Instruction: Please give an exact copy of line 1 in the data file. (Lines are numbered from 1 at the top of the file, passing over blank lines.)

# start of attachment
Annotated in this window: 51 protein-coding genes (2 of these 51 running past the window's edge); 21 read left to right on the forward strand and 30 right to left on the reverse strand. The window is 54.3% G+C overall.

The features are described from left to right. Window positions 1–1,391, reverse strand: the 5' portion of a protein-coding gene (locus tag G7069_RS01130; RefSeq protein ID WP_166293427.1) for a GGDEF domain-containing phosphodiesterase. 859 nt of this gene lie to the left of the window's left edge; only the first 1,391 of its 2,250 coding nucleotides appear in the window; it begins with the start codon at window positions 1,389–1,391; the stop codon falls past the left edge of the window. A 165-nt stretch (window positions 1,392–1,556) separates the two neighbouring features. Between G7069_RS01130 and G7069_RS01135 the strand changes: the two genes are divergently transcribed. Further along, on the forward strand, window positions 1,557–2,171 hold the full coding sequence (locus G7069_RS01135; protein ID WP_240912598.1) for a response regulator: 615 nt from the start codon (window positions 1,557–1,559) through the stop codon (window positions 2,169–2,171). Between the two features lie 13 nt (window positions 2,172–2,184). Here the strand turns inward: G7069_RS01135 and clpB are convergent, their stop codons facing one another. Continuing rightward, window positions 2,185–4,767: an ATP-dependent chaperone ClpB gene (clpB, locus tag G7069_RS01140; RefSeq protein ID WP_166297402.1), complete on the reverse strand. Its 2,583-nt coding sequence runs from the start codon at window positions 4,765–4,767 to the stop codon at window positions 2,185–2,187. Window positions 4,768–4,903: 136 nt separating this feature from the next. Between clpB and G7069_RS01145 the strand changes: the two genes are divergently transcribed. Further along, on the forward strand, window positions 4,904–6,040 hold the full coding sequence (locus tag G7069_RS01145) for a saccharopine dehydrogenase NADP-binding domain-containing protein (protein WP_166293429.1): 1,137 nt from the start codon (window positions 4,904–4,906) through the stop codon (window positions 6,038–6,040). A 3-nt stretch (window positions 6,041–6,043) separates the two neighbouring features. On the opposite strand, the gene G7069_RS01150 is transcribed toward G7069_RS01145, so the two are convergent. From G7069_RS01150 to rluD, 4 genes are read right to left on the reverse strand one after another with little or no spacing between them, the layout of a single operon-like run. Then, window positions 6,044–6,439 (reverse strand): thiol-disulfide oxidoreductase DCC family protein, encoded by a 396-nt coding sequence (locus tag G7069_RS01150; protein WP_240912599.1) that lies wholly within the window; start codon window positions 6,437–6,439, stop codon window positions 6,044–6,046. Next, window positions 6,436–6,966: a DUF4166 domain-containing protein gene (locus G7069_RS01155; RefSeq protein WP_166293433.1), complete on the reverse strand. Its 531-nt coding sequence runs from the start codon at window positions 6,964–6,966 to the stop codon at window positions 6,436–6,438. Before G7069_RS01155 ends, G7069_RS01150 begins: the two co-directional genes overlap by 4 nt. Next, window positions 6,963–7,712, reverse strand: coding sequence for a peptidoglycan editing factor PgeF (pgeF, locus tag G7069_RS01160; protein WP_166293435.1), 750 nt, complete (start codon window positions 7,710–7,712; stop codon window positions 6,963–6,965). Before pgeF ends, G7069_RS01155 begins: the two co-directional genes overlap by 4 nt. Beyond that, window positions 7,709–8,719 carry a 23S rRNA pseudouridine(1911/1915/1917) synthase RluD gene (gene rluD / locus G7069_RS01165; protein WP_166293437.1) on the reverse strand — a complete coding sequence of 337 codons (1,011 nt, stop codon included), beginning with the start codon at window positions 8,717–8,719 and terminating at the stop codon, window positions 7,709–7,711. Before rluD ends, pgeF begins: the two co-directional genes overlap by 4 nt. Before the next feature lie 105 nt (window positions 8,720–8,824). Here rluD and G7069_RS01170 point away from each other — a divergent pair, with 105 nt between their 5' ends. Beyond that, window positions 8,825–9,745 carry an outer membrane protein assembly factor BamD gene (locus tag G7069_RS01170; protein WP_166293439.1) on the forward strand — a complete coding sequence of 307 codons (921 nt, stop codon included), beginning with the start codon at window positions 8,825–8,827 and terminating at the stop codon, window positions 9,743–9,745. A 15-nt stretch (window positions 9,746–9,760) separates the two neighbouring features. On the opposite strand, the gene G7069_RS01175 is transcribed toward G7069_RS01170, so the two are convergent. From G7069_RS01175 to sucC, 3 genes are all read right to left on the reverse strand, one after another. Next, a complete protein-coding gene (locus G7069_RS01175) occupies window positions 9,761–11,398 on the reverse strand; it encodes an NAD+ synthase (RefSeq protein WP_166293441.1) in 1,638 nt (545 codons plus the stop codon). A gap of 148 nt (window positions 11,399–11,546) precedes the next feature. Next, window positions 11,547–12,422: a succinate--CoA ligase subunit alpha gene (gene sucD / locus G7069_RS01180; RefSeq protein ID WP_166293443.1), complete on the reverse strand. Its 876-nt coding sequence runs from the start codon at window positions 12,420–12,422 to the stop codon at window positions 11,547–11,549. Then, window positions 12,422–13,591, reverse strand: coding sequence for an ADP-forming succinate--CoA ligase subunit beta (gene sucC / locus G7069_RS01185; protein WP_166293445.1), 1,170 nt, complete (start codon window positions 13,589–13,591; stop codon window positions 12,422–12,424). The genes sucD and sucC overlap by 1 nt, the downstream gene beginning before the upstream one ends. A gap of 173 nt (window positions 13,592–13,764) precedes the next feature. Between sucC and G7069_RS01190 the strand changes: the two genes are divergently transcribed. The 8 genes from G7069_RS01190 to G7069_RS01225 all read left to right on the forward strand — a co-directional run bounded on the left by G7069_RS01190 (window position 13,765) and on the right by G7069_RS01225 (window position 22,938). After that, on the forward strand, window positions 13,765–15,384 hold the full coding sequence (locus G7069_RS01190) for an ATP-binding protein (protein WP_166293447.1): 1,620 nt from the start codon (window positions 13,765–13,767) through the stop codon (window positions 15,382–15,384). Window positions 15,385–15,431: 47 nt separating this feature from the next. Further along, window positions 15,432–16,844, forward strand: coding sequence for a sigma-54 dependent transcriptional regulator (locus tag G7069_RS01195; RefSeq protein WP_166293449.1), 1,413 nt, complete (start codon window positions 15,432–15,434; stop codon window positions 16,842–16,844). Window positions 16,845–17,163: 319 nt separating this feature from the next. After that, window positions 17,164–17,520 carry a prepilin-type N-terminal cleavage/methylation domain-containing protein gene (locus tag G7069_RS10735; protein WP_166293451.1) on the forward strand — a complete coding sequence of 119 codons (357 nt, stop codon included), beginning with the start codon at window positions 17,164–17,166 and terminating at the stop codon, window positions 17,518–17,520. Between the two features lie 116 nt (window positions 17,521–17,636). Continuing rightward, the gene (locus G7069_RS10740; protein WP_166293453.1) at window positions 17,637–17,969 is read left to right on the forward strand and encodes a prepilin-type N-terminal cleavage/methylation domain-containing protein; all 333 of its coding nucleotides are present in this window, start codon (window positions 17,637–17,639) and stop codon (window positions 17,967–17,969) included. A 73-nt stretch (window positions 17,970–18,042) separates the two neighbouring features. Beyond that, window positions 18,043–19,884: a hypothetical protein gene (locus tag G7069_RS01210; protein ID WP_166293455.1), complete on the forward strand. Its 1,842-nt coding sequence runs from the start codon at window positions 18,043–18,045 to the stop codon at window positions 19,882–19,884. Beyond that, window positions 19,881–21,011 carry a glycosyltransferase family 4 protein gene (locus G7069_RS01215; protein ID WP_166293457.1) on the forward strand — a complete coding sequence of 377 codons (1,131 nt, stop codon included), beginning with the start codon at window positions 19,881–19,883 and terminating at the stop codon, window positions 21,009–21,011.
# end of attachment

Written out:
Annotated in this window: 51 protein-coding genes (2 of these 51 running past the window's edge); 21 read left to right on the forward strand and 30 right to left on the reverse strand. The window is 54.3% G+C overall.